The HP printer fiasco and what I recommend

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A lot of major corporations these days are doing some pretty sketchy things. Recently HP confirmed that they are definitely on the list of companies who don’t mind doing sneaky/slimy things to their customers just to make more money.

HP printers


I’ve been wary of HP for a long time, mainly because of what I see when I install an HP printer. They use the same subversive methods as a lot of other companies do, in trying to sneak software on to your computer. If you just go through the “default” installation process, you’ll end up with the “Shop for HP Supplies” icon on the desktop, the Yahoo toolbar in your web browsers, and a few other things that most people would decline if they were aware of the option to decline. To avoid those things you have to find the “customize” link during the installation and UNcheck all those things you don’t want. It’s the same slimy method used by the people that put malware and adware on the computers of unsuspecting people.

But a few weeks ago, HP really let their true colors shine through.

A little background first. Do you know why inkjet printers are so cheap these days? It’s because all the profit is made through the ink cartridge sales. HP doesn’t really care if they practically give away the printers, since they are planning on making such a huge profit on that darn ink.

To put this in perspective…

Human blood costs about USD $1500 per gallon. Not that it’s expensive to acquire, but the processing after the acquisition is what comprises a lot of that cost. That makes paying $3 for a gallon of gasoline seem really cheap. But regular black ink – the kind you purchase by the ounce wherever you buy your inkjet cartridges – comes in at a whopping $2700 per gallon. No wonder HP wants to sell a lot of that ink! And of course they want you to keep buying it regularly.

What HP really hates is when those high profit margins are cut into by the non-HP ink cartridges. You know, those third-party cartridges that are much less expensive but in many cases produce just as good a result as the high-priced “genuine” HP ink cartridges.

So, HP came up with this scheme to make their printers actually NOT WORK when a non-HP ink cartridge is used. And they even took it a step further by implementing a time-delay feature. They sent out what they called a “security update” this past March, which had the “printer time bomb” in it, but didn’t activate it until just last month (September). When this was activated, users who had third-party ink cartridges in their HP printers found themselves with a printer that would only display error messages. HP effectively broke their printer.

Obviously this resulted in a LOT of very angry and frustrated customers. And rightly so.

The good guys in this situation is a group called the Electronic Frontier Foundation (you can learn more about this great organization at EFF wrote an open letter to HP very quickly, pointing out the problems with what HP had done. The major points of the letter are:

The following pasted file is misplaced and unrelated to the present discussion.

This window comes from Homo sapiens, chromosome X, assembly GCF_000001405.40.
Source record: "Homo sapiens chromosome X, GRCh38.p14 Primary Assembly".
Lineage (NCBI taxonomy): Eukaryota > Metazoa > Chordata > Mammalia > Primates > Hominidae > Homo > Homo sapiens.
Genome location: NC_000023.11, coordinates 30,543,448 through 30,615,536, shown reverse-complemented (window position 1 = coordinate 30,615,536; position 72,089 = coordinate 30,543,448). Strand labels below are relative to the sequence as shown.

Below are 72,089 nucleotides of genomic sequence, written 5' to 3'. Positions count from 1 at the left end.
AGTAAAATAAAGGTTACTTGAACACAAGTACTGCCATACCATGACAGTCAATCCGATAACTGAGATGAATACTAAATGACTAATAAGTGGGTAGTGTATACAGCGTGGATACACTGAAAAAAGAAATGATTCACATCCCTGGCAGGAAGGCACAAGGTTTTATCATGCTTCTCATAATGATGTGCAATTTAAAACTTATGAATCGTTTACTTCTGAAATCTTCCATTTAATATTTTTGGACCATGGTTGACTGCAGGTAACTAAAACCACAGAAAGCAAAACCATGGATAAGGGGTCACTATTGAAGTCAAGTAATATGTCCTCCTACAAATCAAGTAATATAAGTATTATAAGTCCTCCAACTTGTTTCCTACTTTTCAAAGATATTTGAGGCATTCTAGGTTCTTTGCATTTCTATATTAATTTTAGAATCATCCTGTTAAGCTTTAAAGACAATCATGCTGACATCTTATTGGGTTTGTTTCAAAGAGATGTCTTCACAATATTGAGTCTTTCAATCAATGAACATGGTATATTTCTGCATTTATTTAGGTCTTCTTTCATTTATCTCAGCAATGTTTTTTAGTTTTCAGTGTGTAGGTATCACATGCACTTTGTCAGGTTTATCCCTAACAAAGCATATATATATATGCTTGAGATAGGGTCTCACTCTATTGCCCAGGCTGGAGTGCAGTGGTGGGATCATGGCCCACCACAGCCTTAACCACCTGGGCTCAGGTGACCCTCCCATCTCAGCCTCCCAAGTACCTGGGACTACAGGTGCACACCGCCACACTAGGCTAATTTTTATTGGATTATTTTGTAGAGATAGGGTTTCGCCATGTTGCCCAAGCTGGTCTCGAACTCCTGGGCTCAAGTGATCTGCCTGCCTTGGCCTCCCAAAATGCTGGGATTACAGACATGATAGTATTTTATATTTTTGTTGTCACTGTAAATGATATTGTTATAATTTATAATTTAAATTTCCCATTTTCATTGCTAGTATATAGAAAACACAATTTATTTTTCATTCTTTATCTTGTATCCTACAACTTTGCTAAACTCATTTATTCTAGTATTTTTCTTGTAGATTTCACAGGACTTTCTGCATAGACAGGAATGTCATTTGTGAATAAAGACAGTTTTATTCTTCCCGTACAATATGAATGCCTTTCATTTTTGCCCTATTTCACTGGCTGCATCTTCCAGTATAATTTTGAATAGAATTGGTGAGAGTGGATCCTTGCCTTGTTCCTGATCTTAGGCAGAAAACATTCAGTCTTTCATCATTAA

1. HP deprived its customers of a useful, legitimate feature. HP customers should choose HP ink because it’s the best, not because their printer won’t work with a competitor’s brand of ink.
  2. HP abused its security update mechanism to trick its customers. People expect a “security update” to be a necessary patch to prevent security problems, not a tool to deliver an anti-feature. This means that many people will now doubt the patch process (as they should).
  3. The time-delay feature was a bait-and-switch. People bought HP printers with the assumption that they would work with third-party ink cartridges. Now they are left with a less-useful printer, and perhaps a pile of useless competitor cartridges.

In response to all the backlash to this stupid move, HP has been forced to announce that they will offer another firmware update (optional of course) that would reverse the one that broke a lot of printers last month. But in true “corporate” fashion, they defended this dumb move by saying they only wanted the “best printing experience” for their customers, and they were trying to protect consumers from “potential security risks”. Yeah right.

What should you do? I can only tell you what I’ve done and what I recommend:

  1. I use a Brother all-in-one printer and love it. No more HP printers for me.
  2. Sign the EFF petition here to tell HP what you think of this.
  3. Get away from buying ink cartridges completely, by using a laser printer. My Brother is a laser printer that only uses black toner, which is MUCH cheaper than ink, and I only replace the toner cartridge maybe once every 12-18 months (that might be different for you, depending on how much printing you do). You can also get laser printers that print in color if you need that.

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Sue Carpenter
October 17th, 2016

aha……………….. HP was working fine, ran out of ink, ran to the store and bought the off brand………………. printer no longer works. This absolutely sucks that I can’t trust what I thought was a reputable business! There should be some legal repercussions for this!